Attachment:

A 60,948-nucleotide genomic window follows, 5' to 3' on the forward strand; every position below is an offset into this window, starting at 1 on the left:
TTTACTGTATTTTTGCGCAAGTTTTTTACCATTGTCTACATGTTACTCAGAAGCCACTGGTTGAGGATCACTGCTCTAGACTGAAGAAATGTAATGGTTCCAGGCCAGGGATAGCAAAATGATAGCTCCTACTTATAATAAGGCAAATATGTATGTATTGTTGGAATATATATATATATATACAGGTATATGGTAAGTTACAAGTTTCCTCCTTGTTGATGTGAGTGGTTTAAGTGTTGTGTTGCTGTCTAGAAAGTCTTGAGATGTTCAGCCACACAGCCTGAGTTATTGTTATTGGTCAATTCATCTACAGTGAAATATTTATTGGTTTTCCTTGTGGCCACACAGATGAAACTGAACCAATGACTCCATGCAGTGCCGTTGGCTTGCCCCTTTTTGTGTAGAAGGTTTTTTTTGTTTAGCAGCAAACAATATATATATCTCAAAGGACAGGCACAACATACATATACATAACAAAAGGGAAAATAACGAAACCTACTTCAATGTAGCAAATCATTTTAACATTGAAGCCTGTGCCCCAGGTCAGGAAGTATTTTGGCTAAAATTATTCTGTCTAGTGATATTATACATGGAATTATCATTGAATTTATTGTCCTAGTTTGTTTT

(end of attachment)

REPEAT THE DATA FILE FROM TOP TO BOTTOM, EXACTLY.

A 60,948-nucleotide genomic window follows, 5' to 3' on the forward strand; every position below is an offset into this window, starting at 1 on the left:
TTTACTGTATTTTTGCGCAAGTTTTTTACCATTGTCTACATGTTACTCAGAAGCCACTGGTTGAGGATCACTGCTCTAGACTGAAGAAATGTAATGGTTCCAGGCCAGGGATAGCAAAATGATAGCTCCTACTTATAATAAGGCAAATATGTATGTATTGTTGGAATATATATATATATATACAGGTATATGGTAAGTTACAAGTTTCCTCCTTGTTGATGTGAGTGGTTTAAGTGTTGTGTTGCTGTCTAGAAAGTCTTGAGATGTTCAGCCACACAGCCTGAGTTATTGTTATTGGTCAATTCATCTACAGTGAAATATTTATTGGTTTTCCTTGTGGCCACACAGATGAAACTGAACCAATGACTCCATGCAGTGCCGTTGGCTTGCCCCTTTTTGTGTAGAAGGTTTTTTTTGTTTAGCAGCAAACAATATATATATCTCAAAGGACAGGCACAACATACATATACATAACAAAAGGGAAAATAACGAAACCTACTTCAATGTAGCAAATCATTTTAACATTGAAGCCTGTGCCCCAGGTCAGGAAGTATTTTGGCTAAAATTATTCTGTCTAGTGATATTATACATGGAATTATCATTGAATTTATTGTCCTAGTTTGTTTT